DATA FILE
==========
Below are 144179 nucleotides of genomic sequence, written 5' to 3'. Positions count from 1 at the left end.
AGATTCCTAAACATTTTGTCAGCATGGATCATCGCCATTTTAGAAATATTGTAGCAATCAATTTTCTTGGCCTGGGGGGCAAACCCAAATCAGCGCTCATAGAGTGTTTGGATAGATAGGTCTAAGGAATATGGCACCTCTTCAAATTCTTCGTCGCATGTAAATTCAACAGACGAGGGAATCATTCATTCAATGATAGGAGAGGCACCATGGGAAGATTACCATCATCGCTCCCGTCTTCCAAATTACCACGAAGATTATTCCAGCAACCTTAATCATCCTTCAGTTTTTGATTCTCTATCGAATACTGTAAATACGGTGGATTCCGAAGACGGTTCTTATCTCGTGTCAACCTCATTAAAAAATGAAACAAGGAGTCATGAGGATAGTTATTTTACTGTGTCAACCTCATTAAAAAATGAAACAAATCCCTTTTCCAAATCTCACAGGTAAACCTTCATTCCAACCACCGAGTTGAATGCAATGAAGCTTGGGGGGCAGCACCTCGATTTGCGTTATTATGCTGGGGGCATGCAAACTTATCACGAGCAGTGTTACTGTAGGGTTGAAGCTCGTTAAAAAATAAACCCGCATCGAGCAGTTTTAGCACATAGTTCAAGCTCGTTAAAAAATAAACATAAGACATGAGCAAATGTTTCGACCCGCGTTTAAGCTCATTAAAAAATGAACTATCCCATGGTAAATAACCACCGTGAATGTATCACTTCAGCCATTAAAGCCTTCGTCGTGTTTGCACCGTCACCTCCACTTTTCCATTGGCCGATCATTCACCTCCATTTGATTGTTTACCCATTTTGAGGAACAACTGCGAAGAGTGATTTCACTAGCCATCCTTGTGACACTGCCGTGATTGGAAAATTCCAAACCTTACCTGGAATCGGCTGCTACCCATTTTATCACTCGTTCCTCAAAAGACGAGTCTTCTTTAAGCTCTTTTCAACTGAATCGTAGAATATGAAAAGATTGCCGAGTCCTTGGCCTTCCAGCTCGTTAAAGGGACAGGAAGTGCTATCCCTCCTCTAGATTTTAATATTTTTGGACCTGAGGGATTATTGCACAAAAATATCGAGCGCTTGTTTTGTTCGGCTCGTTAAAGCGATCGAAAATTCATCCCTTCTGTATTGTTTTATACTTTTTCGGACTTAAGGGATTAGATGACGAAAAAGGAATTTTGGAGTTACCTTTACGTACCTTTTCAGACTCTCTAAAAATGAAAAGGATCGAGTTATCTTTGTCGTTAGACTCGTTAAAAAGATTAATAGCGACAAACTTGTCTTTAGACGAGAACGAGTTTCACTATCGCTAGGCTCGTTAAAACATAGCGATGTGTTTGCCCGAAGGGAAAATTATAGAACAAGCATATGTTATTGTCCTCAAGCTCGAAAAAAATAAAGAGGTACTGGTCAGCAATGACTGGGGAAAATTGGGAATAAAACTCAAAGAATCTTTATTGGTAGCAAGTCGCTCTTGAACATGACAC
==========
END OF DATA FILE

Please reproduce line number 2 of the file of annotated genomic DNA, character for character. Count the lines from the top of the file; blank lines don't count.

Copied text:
AGATTCCTAAACATTTTGTCAGCATGGATCATCGCCATTTTAGAAATATTGTAGCAATCAATTTTCTTGGCCTGGGGGGCAAACCCAAATCAGCGCTCATAGAGTGTTTGGATAGATAGGTCTAAGGAATATGGCACCTCTTCAAATTCTTCGTCGCATGTAAATTCAACAGACGAGGGAATCATTCATTCAATGATAGGAGAGGCACCATGGGAAGATTACCATCATCGCTCCCGTCTTCCAAATTACCACGAAGATTATTCCAGCAACCTTAATCATCCTTCAGTTTTTGATTCTCTATCGAATACTGTAAATACGGTGGATTCCGAAGACGGTTCTTATCTCGTGTCAACCTCATTAAAAAATGAAACAAGGAGTCATGAGGATAGTTATTTTACTGTGTCAACCTCATTAAAAAATGAAACAAATCCCTTTTCCAAATCTCACAGGTAAACCTTCATTCCAACCACCGAGTTGAATGCAATGAAGCTTGGGGGGCAGCACCTCGATTTGCGTTATTATGCTGGGGGCATGCAAACTTATCACGAGCAGTGTTACTGTAGGGTTGAAGCTCGTTAAAAAATAAACCCGCATCGAGCAGTTTTAGCACATAGTTCAAGCTCGTTAAAAAATAAACATAAGACATGAGCAAATGTTTCGACCCGCGTTTAAGCTCATTAAAAAATGAACTATCCCATGGTAAATAACCACCGTGAATGTATCACTTCAGCCATTAAAGCCTTCGTCGTGTTTGCACCGTCACCTCCACTTTTCCATTGGCCGATCATTCACCTCCATTTGATTGTTTACCCATTTTGAGGAACAACTGCGAAGAGTGATTTCACTAGCCATCCTTGTGACACTGCCGTGATTGGAAAATTCCAAACCTTACCTGGAATCGGCTGCTACCCATTTTATCACTCGTTCCTCAAAAGACGAGTCTTCTTTAAGCTCTTTTCAACTGAATCGTAGAATATGAAAAGATTGCCGAGTCCTTGGCCTTCCAGCTCGTTAAAGGGACAGGAAGTGCTATCCCTCCTCTAGATTTTAATATTTTTGGACCTGAGGGATTATTGCACAAAAATATCGAGCGCTTGTTTTGTTCGGCTCGTTAAAGCGATCGAAAATTCATCCCTTCTGTATTGTTTTATACTTTTTCGGACTTAAGGGATTAGATGACGAAAAAGGAATTTTGGAGTTACCTTTACGTACCTTTTCAGACTCTCTAAAAATGAAAAGGATCGAGTTATCTTTGTCGTTAGACTCGTTAAAAAGATTAATAGCGACAAACTTGTCTTTAGACGAGAACGAGTTTCACTATCGCTAGGCTCGTTAAAACATAGCGATGTGTTTGCCCGAAGGGAAAATTATAGAACAAGCATATGTTATTGTCCTCAAGCTCGAAAAAAATAAAGAGGTACTGGTCAGCAATGACTGGGGAAAATTGGGAATAAAACTCAAAGAATCTTTATTGGTAGCAAGTCGCTCTTGAACATGACAC